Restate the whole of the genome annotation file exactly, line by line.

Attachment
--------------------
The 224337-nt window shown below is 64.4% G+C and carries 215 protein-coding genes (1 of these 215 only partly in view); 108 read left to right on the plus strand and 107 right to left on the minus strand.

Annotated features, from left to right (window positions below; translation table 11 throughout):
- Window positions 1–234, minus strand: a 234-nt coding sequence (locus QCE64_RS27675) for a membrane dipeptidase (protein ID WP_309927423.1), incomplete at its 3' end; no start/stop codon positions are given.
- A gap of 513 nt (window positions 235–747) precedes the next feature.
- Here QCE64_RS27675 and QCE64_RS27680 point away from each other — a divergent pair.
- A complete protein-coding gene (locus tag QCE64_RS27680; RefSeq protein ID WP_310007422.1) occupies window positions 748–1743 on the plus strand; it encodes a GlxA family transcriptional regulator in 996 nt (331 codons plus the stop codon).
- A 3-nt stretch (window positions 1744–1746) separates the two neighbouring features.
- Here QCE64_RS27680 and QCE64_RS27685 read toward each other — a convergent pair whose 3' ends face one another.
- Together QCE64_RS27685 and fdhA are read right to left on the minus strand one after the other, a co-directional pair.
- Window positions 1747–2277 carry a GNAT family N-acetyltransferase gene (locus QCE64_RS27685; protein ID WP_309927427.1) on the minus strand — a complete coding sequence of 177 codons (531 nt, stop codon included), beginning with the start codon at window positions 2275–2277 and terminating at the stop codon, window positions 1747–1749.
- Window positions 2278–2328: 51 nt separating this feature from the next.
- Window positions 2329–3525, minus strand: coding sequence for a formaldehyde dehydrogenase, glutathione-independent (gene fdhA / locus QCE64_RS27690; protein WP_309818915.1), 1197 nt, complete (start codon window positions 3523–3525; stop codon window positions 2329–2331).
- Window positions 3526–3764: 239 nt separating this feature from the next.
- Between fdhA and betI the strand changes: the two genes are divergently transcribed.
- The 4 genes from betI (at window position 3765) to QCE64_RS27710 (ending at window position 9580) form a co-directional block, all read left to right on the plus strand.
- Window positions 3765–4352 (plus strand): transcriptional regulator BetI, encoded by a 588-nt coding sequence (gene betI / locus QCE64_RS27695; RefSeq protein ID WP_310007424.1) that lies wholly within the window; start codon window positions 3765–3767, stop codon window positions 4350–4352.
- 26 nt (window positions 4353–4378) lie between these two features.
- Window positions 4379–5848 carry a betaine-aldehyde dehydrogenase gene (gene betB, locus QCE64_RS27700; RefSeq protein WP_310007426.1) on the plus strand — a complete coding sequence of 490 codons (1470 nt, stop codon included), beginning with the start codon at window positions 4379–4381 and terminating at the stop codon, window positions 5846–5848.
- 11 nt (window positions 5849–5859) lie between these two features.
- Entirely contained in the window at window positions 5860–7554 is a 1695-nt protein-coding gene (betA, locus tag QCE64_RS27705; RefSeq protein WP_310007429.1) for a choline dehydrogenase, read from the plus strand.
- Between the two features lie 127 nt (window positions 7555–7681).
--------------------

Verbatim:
The 224337-nt window shown below is 64.4% G+C and carries 215 protein-coding genes (1 of these 215 only partly in view); 108 read left to right on the plus strand and 107 right to left on the minus strand.

Annotated features, from left to right (window positions below; translation table 11 throughout):
- Window positions 1–234, minus strand: a 234-nt coding sequence (locus QCE64_RS27675) for a membrane dipeptidase (protein ID WP_309927423.1), incomplete at its 3' end; no start/stop codon positions are given.
- A gap of 513 nt (window positions 235–747) precedes the next feature.
- Here QCE64_RS27675 and QCE64_RS27680 point away from each other — a divergent pair.
- A complete protein-coding gene (locus tag QCE64_RS27680; RefSeq protein ID WP_310007422.1) occupies window positions 748–1743 on the plus strand; it encodes a GlxA family transcriptional regulator in 996 nt (331 codons plus the stop codon).
- A 3-nt stretch (window positions 1744–1746) separates the two neighbouring features.
- Here QCE64_RS27680 and QCE64_RS27685 read toward each other — a convergent pair whose 3' ends face one another.
- Together QCE64_RS27685 and fdhA are read right to left on the minus strand one after the other, a co-directional pair.
- Window positions 1747–2277 carry a GNAT family N-acetyltransferase gene (locus QCE64_RS27685; protein ID WP_309927427.1) on the minus strand — a complete coding sequence of 177 codons (531 nt, stop codon included), beginning with the start codon at window positions 2275–2277 and terminating at the stop codon, window positions 1747–1749.
- Window positions 2278–2328: 51 nt separating this feature from the next.
- Window positions 2329–3525, minus strand: coding sequence for a formaldehyde dehydrogenase, glutathione-independent (gene fdhA / locus QCE64_RS27690; protein WP_309818915.1), 1197 nt, complete (start codon window positions 3523–3525; stop codon window positions 2329–2331).
- Window positions 3526–3764: 239 nt separating this feature from the next.
- Between fdhA and betI the strand changes: the two genes are divergently transcribed.
- The 4 genes from betI (at window position 3765) to QCE64_RS27710 (ending at window position 9580) form a co-directional block, all read left to right on the plus strand.
- Window positions 3765–4352 (plus strand): transcriptional regulator BetI, encoded by a 588-nt coding sequence (gene betI / locus QCE64_RS27695; RefSeq protein ID WP_310007424.1) that lies wholly within the window; start codon window positions 3765–3767, stop codon window positions 4350–4352.
- 26 nt (window positions 4353–4378) lie between these two features.
- Window positions 4379–5848 carry a betaine-aldehyde dehydrogenase gene (gene betB, locus QCE64_RS27700; RefSeq protein WP_310007426.1) on the plus strand — a complete coding sequence of 490 codons (1470 nt, stop codon included), beginning with the start codon at window positions 4379–4381 and terminating at the stop codon, window positions 5846–5848.
- 11 nt (window positions 5849–5859) lie between these two features.
- Entirely contained in the window at window positions 5860–7554 is a 1695-nt protein-coding gene (betA, locus tag QCE64_RS27705; RefSeq protein WP_310007429.1) for a choline dehydrogenase, read from the plus strand.
- Between the two features lie 127 nt (window positions 7555–7681).